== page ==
Tunisian President Kais Saied excoriated international "lenders" on Friday, in what appeared to be his latest pushback against reforms demanded by the International Monetary Fund in return for a bailout.
He said the requests made by foreign parties were “a threat to stability", despite his government seeking billions in funding from the IMF last year.
“Diktats that come from the outside and lead to more impoverishment are rejected,” Mr Saied said during the commemoration of the 23rd anniversary of Tunisia’s former president Habib Bourguiba's death, on Thursday.
“The alternative is to count on ourselves and civil peace is not a game,” he said, alluding to the possibility of social unrest in the country if some of the terms suggested by the IMF are applied.
The Tunisian President did not, however, provide any details of the alternative he is suggesting.
Tunisia had sought $4 billion in funding from the IMF and reached a staff-level agreement with the fund in October 2022 for a new 48-month Extended Fund Facility worth about $1.9 billion to support the government’s economic reform programme.
However, it has yet to secure funding from the international lender pending implementation of the actions required, which the Tunisian government initially approved.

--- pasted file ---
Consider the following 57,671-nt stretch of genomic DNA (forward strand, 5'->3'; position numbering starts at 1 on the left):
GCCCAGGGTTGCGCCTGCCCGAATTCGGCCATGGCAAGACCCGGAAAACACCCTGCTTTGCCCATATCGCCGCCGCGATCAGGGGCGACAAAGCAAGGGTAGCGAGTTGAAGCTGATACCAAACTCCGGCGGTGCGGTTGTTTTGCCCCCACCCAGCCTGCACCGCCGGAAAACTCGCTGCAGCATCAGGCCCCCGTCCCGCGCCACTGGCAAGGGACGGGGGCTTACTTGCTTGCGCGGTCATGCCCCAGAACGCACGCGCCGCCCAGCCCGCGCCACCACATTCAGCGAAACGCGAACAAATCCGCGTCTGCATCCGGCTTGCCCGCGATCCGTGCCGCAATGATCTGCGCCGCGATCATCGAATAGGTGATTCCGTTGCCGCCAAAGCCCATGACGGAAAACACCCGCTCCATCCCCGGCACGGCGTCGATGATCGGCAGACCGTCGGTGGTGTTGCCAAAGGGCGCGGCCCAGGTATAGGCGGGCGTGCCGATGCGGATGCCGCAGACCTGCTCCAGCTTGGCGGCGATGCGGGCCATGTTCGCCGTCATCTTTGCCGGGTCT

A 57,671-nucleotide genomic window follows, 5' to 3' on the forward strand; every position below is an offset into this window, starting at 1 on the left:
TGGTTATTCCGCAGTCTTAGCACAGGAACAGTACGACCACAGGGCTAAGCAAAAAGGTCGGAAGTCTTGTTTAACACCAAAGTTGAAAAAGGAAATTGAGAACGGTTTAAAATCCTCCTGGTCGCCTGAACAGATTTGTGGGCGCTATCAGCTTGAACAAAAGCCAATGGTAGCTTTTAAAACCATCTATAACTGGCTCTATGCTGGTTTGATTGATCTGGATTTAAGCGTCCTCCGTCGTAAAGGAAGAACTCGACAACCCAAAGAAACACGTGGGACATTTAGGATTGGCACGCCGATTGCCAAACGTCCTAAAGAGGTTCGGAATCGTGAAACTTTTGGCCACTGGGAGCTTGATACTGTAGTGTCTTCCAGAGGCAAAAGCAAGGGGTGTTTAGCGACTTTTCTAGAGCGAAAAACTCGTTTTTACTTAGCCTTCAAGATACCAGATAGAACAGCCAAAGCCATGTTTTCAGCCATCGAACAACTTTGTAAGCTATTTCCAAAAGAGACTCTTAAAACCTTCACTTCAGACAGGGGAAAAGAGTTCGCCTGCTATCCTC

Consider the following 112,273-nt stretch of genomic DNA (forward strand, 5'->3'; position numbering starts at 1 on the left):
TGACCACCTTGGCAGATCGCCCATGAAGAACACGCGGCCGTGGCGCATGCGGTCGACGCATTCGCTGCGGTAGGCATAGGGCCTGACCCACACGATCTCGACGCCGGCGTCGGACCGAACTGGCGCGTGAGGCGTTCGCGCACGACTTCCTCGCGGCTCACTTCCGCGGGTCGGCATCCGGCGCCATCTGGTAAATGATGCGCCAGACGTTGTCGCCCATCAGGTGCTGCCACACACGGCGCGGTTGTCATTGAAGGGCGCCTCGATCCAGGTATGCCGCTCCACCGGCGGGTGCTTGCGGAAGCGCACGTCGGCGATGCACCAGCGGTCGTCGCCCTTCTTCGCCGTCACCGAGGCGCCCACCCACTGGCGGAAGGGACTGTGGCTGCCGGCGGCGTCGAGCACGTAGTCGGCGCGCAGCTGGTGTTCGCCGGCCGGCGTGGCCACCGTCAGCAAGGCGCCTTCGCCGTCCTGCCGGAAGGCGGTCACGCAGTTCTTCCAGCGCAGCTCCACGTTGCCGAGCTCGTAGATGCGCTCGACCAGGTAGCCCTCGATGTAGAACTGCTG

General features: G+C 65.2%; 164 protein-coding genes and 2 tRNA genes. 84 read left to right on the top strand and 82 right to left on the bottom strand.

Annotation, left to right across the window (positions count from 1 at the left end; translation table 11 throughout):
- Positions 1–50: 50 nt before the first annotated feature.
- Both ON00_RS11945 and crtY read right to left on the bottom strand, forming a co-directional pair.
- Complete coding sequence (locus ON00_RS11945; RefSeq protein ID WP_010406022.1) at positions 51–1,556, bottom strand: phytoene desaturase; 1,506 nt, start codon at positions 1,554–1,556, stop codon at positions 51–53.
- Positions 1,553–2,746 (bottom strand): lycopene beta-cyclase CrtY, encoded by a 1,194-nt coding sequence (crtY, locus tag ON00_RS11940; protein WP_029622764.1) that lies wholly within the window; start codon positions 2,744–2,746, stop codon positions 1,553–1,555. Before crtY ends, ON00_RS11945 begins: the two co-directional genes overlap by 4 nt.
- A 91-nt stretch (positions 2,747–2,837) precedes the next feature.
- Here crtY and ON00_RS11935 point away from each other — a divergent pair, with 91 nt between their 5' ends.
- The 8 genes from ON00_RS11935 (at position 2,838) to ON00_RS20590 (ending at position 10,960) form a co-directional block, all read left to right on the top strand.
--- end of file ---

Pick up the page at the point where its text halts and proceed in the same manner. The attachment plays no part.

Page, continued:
Some of the conditions set by the IMF include subsidies and public spending cuts, namely the public sector wage bill
These conditions would affect the prices of basic goods, already in shortage, as well as vital services sectors and the price of petrol, which increased five times last year.
After Mr Saied’s statement, the country’s international bonds lost 4.6 cents of their value, trading at their lowest level in the past six months.
His statement came in contradiction to the diagnosis of his government, which has insisted on multiple occasions that the country’s final resort is this pending IMF loan.
In its 2023 budget, the Tunisian government introduced some of the reforms the IMF suggested, primarily with regards to subsidy expenditure reduction.
However, the decision remains quite controversial among Tunisians, who regard subsidies and government-regulated food prices as the only remaining safety net for their degrading purchasing capacity.